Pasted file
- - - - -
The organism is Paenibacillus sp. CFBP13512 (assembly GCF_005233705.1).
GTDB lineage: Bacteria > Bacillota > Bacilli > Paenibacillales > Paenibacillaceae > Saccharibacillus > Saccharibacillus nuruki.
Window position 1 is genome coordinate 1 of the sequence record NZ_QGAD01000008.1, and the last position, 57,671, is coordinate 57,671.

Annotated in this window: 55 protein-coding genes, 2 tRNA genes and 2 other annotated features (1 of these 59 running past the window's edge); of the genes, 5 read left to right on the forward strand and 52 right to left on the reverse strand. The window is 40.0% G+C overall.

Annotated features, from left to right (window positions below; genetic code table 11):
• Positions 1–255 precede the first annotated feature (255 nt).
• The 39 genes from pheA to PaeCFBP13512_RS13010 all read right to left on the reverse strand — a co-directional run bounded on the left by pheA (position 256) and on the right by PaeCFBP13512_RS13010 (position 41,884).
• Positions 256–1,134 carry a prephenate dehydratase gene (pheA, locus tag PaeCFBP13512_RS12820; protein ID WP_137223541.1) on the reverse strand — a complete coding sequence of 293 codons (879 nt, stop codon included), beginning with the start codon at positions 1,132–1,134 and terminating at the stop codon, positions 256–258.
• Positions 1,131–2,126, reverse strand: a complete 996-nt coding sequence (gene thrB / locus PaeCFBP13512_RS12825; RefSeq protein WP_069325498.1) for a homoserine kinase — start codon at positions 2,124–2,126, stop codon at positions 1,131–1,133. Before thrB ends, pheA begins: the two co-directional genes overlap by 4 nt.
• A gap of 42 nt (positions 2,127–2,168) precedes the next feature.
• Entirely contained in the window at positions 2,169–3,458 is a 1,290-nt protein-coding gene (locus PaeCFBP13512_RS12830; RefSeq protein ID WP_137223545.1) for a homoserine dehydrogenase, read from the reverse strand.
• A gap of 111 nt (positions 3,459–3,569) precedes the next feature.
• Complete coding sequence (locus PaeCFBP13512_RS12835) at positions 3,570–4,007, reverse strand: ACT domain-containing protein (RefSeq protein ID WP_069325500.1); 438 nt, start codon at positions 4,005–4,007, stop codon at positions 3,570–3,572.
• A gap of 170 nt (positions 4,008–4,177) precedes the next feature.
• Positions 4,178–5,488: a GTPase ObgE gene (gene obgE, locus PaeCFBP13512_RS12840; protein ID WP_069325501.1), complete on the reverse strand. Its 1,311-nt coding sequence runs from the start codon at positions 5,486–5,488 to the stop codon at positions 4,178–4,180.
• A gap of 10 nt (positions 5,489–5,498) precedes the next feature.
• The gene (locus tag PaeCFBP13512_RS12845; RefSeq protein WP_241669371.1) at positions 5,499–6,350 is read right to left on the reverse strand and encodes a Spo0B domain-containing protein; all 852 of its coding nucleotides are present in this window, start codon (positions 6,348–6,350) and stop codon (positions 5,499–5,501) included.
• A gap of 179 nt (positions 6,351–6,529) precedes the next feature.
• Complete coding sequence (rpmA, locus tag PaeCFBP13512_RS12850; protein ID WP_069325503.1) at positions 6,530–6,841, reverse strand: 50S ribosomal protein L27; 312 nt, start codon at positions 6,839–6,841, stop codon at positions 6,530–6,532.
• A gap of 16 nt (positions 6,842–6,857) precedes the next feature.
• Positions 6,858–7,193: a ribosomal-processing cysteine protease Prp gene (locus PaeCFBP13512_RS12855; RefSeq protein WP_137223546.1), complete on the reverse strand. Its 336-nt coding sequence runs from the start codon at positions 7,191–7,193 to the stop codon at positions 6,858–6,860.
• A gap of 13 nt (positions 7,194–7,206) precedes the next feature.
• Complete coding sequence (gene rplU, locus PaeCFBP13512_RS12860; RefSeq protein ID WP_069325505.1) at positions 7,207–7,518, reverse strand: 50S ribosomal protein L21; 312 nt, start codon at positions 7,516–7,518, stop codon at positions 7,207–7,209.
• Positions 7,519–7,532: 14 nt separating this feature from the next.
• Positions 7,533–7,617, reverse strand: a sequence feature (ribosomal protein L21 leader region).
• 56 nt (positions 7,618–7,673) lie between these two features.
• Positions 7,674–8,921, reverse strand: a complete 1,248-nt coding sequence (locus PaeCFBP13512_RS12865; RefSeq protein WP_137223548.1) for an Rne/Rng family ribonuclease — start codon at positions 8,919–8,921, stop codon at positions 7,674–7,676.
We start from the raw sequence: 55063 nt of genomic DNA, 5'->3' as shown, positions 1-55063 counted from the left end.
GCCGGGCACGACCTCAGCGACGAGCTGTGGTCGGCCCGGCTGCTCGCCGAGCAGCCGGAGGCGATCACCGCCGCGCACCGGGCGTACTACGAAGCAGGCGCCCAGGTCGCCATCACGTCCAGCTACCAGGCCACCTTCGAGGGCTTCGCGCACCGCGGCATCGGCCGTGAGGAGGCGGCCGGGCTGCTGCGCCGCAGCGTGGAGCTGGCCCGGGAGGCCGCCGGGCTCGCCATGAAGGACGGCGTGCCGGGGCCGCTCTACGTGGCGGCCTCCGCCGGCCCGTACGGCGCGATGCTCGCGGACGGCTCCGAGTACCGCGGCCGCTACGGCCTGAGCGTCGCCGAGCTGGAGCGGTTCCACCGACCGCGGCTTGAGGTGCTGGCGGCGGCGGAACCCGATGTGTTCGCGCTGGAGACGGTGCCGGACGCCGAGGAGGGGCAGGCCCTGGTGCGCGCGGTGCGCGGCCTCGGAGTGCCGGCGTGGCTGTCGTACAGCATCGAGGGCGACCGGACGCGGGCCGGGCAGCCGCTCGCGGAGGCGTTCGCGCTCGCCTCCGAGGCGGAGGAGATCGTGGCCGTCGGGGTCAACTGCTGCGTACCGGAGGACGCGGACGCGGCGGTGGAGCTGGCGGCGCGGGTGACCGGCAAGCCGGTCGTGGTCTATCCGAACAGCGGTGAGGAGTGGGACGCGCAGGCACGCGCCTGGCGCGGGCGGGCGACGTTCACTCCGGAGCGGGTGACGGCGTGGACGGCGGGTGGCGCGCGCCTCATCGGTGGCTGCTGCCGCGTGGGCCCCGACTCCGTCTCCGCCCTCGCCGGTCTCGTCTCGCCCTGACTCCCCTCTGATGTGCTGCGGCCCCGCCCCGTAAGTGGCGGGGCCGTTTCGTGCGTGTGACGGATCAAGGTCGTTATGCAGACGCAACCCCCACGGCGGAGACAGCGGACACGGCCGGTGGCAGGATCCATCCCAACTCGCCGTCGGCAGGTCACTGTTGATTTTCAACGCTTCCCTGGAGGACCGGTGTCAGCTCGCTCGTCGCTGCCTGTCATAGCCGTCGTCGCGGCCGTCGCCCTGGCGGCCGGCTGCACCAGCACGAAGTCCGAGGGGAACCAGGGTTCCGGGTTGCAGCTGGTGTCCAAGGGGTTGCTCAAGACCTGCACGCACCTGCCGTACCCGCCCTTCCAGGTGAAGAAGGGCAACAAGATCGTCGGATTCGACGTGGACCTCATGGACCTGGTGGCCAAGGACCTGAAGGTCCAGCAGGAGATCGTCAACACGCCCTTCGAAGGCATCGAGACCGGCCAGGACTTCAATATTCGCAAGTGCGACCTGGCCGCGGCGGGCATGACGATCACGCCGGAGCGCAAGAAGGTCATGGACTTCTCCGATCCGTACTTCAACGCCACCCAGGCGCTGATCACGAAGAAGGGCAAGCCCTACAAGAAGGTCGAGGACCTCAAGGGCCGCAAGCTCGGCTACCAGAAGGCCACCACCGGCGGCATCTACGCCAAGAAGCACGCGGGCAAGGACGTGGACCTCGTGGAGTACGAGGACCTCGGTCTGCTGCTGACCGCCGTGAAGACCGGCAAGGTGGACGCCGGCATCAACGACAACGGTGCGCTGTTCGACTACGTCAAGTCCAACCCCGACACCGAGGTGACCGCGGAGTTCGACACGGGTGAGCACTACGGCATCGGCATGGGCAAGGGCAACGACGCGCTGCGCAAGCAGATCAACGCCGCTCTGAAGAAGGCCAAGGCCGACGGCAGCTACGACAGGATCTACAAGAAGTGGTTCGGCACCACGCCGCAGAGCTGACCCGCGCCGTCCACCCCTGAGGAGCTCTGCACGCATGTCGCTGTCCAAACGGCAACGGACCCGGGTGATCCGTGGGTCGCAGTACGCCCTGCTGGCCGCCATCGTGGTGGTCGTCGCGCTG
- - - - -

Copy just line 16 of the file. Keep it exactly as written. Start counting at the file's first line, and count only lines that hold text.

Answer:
• A gap of 10 nt (positions 5,489–5,498) precedes the next feature.